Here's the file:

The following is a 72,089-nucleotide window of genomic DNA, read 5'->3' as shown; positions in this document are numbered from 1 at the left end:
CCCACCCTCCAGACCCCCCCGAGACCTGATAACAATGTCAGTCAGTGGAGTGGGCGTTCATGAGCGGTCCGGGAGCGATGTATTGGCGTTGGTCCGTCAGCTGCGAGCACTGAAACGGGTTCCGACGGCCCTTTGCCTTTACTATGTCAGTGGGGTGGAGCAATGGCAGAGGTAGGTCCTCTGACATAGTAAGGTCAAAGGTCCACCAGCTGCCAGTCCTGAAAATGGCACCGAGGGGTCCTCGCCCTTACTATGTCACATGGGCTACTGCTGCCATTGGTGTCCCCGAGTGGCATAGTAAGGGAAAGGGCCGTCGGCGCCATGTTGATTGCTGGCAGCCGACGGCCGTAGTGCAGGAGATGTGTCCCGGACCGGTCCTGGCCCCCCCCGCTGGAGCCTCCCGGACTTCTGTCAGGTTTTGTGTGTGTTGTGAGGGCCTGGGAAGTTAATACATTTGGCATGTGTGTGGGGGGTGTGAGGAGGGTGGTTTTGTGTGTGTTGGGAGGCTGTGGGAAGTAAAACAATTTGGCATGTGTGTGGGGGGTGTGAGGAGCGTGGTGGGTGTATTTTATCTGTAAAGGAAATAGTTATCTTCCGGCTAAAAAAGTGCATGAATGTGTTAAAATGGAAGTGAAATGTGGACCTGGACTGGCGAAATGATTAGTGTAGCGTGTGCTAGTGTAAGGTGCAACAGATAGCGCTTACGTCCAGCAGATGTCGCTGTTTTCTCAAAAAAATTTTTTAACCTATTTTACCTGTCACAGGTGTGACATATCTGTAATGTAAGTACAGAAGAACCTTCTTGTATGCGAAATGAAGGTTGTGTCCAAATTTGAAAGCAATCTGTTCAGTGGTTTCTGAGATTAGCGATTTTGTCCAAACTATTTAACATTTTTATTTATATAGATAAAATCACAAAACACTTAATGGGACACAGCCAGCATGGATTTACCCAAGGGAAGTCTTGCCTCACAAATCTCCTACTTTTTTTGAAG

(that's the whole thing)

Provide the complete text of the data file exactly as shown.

The following is a 72,089-nucleotide window of genomic DNA, read 5'->3' as shown; positions in this document are numbered from 1 at the left end:
CCCACCCTCCAGACCCCCCCGAGACCTGATAACAATGTCAGTCAGTGGAGTGGGCGTTCATGAGCGGTCCGGGAGCGATGTATTGGCGTTGGTCCGTCAGCTGCGAGCACTGAAACGGGTTCCGACGGCCCTTTGCCTTTACTATGTCAGTGGGGTGGAGCAATGGCAGAGGTAGGTCCTCTGACATAGTAAGGTCAAAGGTCCACCAGCTGCCAGTCCTGAAAATGGCACCGAGGGGTCCTCGCCCTTACTATGTCACATGGGCTACTGCTGCCATTGGTGTCCCCGAGTGGCATAGTAAGGGAAAGGGCCGTCGGCGCCATGTTGATTGCTGGCAGCCGACGGCCGTAGTGCAGGAGATGTGTCCCGGACCGGTCCTGGCCCCCCCCGCTGGAGCCTCCCGGACTTCTGTCAGGTTTTGTGTGTGTTGTGAGGGCCTGGGAAGTTAATACATTTGGCATGTGTGTGGGGGGTGTGAGGAGGGTGGTTTTGTGTGTGTTGGGAGGCTGTGGGAAGTAAAACAATTTGGCATGTGTGTGGGGGGTGTGAGGAGCGTGGTGGGTGTATTTTATCTGTAAAGGAAATAGTTATCTTCCGGCTAAAAAAGTGCATGAATGTGTTAAAATGGAAGTGAAATGTGGACCTGGACTGGCGAAATGATTAGTGTAGCGTGTGCTAGTGTAAGGTGCAACAGATAGCGCTTACGTCCAGCAGATGTCGCTGTTTTCTCAAAAAAATTTTTTAACCTATTTTACCTGTCACAGGTGTGACATATCTGTAATGTAAGTACAGAAGAACCTTCTTGTATGCGAAATGAAGGTTGTGTCCAAATTTGAAAGCAATCTGTTCAGTGGTTTCTGAGATTAGCGATTTTGTCCAAACTATTTAACATTTTTATTTATATAGATAAAATCACAAAACACTTAATGGGACACAGCCAGCATGGATTTACCCAAGGGAAGTCTTGCCTCACAAATCTCCTACTTTTTTTGAAG